KRPT Week is a celebration of the future of advertising from the next generation's perspective.
It’s Day 2 and we’re delighted to be giving KRPT a window to reach the wider Startup community. Today, KRPT consider the impact of startups in youth culture with an exclusive interview with the founder of Skute, the first physically connected social network, to discuss how they see the future of youth marketing and advertising evolving.
Over to KRPT Founder Inder Phull to start the discussion:
For many people, engaging the youth and millennial market is an ongoing battle. So it’s no surprise that there are tons of new agencies and platforms focussed on helping brands achieve this aim. But, in a world where all generations are flooded with content and ads, it’s very difficult to cut through and actually build meaningful engagement. Even major publications like Vice can still frustrate users with intrusive advertising like takeovers and pop-ups; these destroy the experience for many people that will skip and close without blinking an eye, we’re all evolving to ignore and block out what we think is an advert.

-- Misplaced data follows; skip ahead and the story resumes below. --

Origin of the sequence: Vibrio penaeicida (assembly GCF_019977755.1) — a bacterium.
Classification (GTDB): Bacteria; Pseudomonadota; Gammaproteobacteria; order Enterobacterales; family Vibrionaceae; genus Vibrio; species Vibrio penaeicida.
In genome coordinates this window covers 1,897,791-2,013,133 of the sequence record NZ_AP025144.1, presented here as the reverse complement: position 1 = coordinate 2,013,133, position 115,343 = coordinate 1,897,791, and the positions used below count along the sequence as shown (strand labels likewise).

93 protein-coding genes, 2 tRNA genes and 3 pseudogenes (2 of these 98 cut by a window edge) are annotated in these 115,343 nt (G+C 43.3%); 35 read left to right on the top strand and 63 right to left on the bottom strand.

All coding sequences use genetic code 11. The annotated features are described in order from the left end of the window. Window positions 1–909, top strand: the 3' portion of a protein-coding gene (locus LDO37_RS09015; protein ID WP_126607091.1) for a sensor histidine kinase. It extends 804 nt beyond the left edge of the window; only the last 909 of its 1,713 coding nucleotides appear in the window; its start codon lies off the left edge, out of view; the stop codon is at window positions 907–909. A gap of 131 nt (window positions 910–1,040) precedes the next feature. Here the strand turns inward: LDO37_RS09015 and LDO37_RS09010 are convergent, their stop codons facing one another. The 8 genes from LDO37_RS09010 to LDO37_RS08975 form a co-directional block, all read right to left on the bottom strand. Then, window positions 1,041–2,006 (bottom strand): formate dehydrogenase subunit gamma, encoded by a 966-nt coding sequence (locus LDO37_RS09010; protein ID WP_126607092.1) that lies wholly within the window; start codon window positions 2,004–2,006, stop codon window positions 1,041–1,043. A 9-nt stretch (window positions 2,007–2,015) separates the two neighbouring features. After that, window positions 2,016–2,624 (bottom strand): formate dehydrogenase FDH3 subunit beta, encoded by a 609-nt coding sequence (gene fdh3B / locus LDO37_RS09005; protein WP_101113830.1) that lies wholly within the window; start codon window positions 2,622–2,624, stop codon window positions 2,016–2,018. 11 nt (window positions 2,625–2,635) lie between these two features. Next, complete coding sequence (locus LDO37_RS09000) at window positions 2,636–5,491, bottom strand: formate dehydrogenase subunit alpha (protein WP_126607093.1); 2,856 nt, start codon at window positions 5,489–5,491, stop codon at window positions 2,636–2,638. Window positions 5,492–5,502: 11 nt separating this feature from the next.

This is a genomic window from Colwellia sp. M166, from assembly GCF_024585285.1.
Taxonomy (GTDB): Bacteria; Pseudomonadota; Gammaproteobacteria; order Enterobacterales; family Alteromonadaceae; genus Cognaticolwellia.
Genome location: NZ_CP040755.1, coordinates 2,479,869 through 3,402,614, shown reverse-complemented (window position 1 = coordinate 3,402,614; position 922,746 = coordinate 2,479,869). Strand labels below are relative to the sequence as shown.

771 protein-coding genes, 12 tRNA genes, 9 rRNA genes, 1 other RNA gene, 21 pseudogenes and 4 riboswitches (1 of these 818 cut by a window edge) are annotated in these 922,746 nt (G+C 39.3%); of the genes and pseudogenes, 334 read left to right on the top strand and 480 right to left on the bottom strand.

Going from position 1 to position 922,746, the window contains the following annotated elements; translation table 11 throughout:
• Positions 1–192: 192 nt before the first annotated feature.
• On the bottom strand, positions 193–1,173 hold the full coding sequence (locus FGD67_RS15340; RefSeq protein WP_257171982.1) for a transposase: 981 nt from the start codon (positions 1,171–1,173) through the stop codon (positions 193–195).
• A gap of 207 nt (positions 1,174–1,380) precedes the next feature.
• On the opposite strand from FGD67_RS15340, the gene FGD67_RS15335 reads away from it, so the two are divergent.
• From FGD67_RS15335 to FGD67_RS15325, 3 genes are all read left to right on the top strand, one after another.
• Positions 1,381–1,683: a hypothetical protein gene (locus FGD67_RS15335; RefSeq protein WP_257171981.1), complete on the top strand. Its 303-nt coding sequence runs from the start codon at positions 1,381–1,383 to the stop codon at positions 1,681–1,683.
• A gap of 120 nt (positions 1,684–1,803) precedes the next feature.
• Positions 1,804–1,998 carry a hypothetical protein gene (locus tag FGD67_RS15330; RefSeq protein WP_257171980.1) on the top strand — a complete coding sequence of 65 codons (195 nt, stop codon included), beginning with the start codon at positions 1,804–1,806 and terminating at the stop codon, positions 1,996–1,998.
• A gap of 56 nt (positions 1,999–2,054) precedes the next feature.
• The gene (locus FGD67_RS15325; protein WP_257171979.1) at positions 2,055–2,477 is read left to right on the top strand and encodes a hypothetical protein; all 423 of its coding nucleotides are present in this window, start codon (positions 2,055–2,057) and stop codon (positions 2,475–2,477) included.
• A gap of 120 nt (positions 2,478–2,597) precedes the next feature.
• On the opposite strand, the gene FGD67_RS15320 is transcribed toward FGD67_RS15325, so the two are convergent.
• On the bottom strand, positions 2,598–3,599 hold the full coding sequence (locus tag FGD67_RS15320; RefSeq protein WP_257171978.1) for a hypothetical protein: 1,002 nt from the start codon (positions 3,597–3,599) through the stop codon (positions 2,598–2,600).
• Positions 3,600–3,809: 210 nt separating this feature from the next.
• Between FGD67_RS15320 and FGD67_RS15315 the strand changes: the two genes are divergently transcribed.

The idea of “native content” has been proven to be much more engaging, however scale in this approach can be difficult for even the largest. There is a constant voice now that says brands should be like publishers however that is a more complicated problem than a simple yes or no.
That’s where a lot of brands might just decide to spend on Instagram, Snapchat, Vine and any other micro-content platforms that allow them to create more content for less. Instead of partnering with huge publications, brands typically start connecting with influencers and tech platforms that give them unique access to targeted audiences.